The pros and cons of WordPress as a CMS
WordPress was released in 2003, originally intended for use as a blogging platform. Thanks largely to its intuitive template and plug-in systems, the site quickly found another use as one of the most popular Content Management Systems.
The platform, which is based on PHP and MySQL, is free to download and depending on your requirements could provide you with everything you need to have a basic, SEO-friendly website online within a matter of just a few hours.
WordPress could well be the most easy-to-use CMS not just for end users but also developers and designers alike. Websites such as Techcrunch and Kara Swish’s Wall Street Journal spin-off All Things Digital have made the best out of this simple, easy (and free) to use CMS.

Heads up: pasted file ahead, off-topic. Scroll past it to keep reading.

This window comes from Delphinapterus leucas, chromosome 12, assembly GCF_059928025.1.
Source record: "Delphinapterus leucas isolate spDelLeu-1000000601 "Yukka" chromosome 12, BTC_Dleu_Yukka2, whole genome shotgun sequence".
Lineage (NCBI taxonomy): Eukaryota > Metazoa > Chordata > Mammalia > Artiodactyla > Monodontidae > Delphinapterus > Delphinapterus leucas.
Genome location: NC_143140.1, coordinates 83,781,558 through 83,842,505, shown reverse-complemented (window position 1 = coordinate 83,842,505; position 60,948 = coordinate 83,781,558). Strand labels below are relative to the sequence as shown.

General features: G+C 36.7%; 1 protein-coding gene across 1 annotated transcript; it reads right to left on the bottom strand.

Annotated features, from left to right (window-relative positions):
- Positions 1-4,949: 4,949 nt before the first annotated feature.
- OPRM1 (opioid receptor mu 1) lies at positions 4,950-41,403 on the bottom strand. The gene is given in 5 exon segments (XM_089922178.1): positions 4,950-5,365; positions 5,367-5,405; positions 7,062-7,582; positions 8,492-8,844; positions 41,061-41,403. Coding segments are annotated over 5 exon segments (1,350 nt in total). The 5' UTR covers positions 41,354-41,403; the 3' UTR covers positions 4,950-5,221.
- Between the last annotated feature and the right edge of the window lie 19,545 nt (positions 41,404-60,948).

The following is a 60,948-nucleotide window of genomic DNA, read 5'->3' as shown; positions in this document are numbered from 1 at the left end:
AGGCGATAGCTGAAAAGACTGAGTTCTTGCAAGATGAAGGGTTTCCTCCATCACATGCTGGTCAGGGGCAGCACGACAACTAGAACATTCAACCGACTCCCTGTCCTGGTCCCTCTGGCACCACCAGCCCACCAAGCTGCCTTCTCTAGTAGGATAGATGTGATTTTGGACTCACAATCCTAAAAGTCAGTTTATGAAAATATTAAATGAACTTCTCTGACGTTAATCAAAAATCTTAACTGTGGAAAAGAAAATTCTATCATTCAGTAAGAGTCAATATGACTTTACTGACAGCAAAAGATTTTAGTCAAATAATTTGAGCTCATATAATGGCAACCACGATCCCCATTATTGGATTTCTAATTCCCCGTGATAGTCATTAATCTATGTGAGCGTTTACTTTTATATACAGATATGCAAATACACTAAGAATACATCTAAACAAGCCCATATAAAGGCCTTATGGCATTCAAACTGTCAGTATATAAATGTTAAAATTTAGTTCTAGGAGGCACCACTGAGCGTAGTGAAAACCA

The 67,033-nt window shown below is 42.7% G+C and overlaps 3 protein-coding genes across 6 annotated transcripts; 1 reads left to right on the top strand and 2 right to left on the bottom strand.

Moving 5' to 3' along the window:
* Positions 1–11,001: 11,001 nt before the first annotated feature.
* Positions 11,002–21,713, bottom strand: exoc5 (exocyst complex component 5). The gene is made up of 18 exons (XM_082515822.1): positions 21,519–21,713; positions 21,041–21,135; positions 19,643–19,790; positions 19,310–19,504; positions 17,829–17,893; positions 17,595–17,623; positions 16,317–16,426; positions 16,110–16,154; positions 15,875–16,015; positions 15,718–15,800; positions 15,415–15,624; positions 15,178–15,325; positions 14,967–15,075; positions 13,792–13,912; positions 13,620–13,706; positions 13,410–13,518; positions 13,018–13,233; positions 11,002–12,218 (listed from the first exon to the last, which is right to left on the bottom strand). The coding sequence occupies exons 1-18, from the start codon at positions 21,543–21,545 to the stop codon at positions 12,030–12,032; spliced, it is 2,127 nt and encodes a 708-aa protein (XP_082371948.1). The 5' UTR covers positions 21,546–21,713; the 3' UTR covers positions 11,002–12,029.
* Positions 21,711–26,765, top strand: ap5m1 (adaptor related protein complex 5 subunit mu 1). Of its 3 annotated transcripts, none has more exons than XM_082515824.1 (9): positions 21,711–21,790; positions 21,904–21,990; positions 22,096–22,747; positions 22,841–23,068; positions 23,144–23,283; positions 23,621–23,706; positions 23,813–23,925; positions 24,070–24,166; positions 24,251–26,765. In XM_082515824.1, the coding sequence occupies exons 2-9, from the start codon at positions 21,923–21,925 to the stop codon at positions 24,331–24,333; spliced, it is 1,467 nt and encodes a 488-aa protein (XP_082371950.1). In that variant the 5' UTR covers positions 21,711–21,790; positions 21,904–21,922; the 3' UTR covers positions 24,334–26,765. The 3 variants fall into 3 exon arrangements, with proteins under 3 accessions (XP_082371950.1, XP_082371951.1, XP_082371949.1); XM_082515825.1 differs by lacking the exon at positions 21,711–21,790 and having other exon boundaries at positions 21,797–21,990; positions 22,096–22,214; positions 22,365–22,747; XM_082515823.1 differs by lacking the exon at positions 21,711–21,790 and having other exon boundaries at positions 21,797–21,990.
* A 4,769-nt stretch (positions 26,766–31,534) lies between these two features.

I have been using WordPress for three years and at first was very reluctant to use an open source ‘blogging’ platform to develop sites, but after using it for a while, it’s easy to see why it’s so popular. Once you get the hang of it, you quickly realise it is a fantastic solution for basic website builds.
Benefits of using WordPress
- Low-cost website development
- Easy-to-use for beginners and experts
- Scalable – it works just as well for a 2 or 2000-page website
- Highly customisable
- Quick turnaround on development
- Regularly updated and maintained
- Secure code maintained by a community of thousands of developers
- Thousands of themes and plug-ins freely available
Potential drawbacks of using WordPress
- The platform is fine for basic websites, but not great for bespoke functionality
- The CMS is set up for a blog system and can be difficult to customise at first